“Japchae” (a sweet potato starch noodle stir-fry) is another beloved Korean dish. Although usually served as a side dish, japchae can also be a stand-alone dish eaten with rice.
Korean Restaurants Around Town
First-timers to Korean food should take a quick crash course at Korean Grill. You will find a selection of assorted dishes displayed in a food-warmer cabinet; the owner readily offers honest advice and a generous portion to guarantee a good dining experience.
Cody recommends ordering “galbitang”—a clear soup with beef short ribs—and “doenjang-jjigae”—a spicy (if made traditionally), fermented soybean paste stew. Korean Grill offers three other famous dishes—“sundae,” a Korean-style blood sausage; “kkori gomtang,” an oxtail soup; and “jokbal,” a steamed pig feet dish. Those items are “hidden from the menu,” so diners must order in advance for such delicacies.
Gi’s top three picks for Korean eateries are Korean Grill, Korea King, and Maru. Rather than ordering soup, her go-to dishes usually contain some seafood, such as octopus.
Korea King offers communal family-style Korean food. The chef there used to work at Maru. “Their ‘ojingeo-bokkeum’ [spicy stir-fried squid], ‘kkori gomtang’ [oxtail soup] and ‘chicken bulgogi’ [bulgogi is a grilled meat dish] are good,” Gi says. “Maru, on the other hand, serves personal-size dishes. I like their chicken bulgogi, ‘jjamppong’ [Korean spicy seafood noodle soup], and ‘jajangmyeon’ [Korean black bean sauce noodles].”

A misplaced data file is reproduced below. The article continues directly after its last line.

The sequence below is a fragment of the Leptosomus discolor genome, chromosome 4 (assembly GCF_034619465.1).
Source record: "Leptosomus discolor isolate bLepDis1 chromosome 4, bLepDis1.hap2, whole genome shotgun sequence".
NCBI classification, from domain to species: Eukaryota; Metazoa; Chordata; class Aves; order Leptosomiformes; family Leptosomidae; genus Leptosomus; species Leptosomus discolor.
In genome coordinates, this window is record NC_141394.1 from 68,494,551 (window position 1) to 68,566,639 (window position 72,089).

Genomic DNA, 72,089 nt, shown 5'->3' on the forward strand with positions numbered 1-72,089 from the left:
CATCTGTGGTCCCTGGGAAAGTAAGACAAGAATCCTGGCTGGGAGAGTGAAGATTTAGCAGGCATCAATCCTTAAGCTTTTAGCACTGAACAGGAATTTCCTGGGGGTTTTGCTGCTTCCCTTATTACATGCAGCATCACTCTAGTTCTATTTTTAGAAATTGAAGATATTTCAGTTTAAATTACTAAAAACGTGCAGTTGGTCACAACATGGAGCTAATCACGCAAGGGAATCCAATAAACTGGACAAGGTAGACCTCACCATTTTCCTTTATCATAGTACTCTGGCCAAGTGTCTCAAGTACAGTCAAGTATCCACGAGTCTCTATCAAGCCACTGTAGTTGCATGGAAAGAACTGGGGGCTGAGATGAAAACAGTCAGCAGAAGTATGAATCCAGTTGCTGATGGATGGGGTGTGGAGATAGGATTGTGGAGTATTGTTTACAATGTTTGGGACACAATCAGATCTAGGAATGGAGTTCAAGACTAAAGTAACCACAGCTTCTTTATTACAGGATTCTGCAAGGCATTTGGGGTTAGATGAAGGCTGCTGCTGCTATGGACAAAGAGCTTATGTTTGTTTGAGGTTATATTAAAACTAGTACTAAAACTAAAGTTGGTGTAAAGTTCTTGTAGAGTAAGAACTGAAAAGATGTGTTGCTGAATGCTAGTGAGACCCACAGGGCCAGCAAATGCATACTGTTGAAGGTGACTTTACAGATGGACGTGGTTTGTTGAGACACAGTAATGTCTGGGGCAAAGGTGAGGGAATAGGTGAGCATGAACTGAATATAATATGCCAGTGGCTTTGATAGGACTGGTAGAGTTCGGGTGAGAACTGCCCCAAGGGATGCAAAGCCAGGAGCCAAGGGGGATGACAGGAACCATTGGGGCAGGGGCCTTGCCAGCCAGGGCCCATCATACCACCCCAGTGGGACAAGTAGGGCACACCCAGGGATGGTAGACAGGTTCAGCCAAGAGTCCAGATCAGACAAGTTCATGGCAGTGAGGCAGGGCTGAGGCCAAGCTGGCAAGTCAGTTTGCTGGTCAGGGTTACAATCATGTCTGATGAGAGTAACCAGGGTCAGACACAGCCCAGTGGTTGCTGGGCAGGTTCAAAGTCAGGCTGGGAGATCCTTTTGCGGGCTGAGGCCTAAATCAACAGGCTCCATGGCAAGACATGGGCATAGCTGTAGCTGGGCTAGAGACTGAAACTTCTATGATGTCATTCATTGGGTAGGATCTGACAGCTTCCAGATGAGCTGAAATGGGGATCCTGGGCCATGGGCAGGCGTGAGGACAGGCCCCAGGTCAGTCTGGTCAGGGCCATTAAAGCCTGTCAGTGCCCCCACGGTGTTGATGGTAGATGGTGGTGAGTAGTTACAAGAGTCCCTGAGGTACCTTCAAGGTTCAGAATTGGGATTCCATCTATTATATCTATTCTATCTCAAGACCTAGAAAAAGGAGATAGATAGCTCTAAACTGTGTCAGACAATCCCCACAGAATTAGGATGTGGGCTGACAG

“Go to Korean Grill for soup; go to Korean House Restaurant for grilled meat,” Cody advises. Korean House Restaurant is located right outside of Offutt Air Force Base and is known for its great prices. Cody recommends its grilled beef. You can also find Korean street food “tteok-bokki” (spicy Korean rice cake stir-fry) there. The restaurant is open Monday through Friday from 11 a.m. to 2:30 p.m. and between 5 and 8 p.m.
Suji’s Korean Grill has recently reinvented its entire menu and introduced Korean built-in table grills to the Aksarben area. Cody says he has not been to the restaurant since its updates, but he used to enjoy the “Chipotle-style” Korean food Suji’s offered.
The 2.0 version of Suji’s is booming with business. On any given weeknight, a steady stream of diners awaits to feast on its $35-per-person endless Korean barbecue, which begins with a platter of high-quality fresh meats, including rib-eye, chicken breast, pork belly, flank steak, pork jowl, and brisket; complemented with a steamed egg dish, banchan, and bowls of rice. A picture of the meal on social media will guarantee meat envy.
In Ralston, you will find authentic Korean food at Korea Garden. Its banchan is all house-made and tastes delicious. Although the Scotts had not tried Korea Garden at the time of our interview, I highly recommend an order of the “nakji bokkeum” (stir-fried baby octopus) at Korea Garden.
Local Korean Eats
1408 Harlan Drive
Bellevue, NE 68005
Korean House Restaurant
2413 Lincoln Road
Bellevue, NE 68005
4719 S. 96th St.
Omaha, NE 68127
Korea Garden Restaurant
5352 S. 72nd St.
Ralston, NE 6812
Maru Korean & Sushi Restaurant
5032 S. 108th St.
Omaha, NE 68137
Suji’s Korean Grill
1303 S. 72nd St., No. 101
Omaha, NE 68124
This article was printed in the May/June 2017 edition of Omaha Magazine.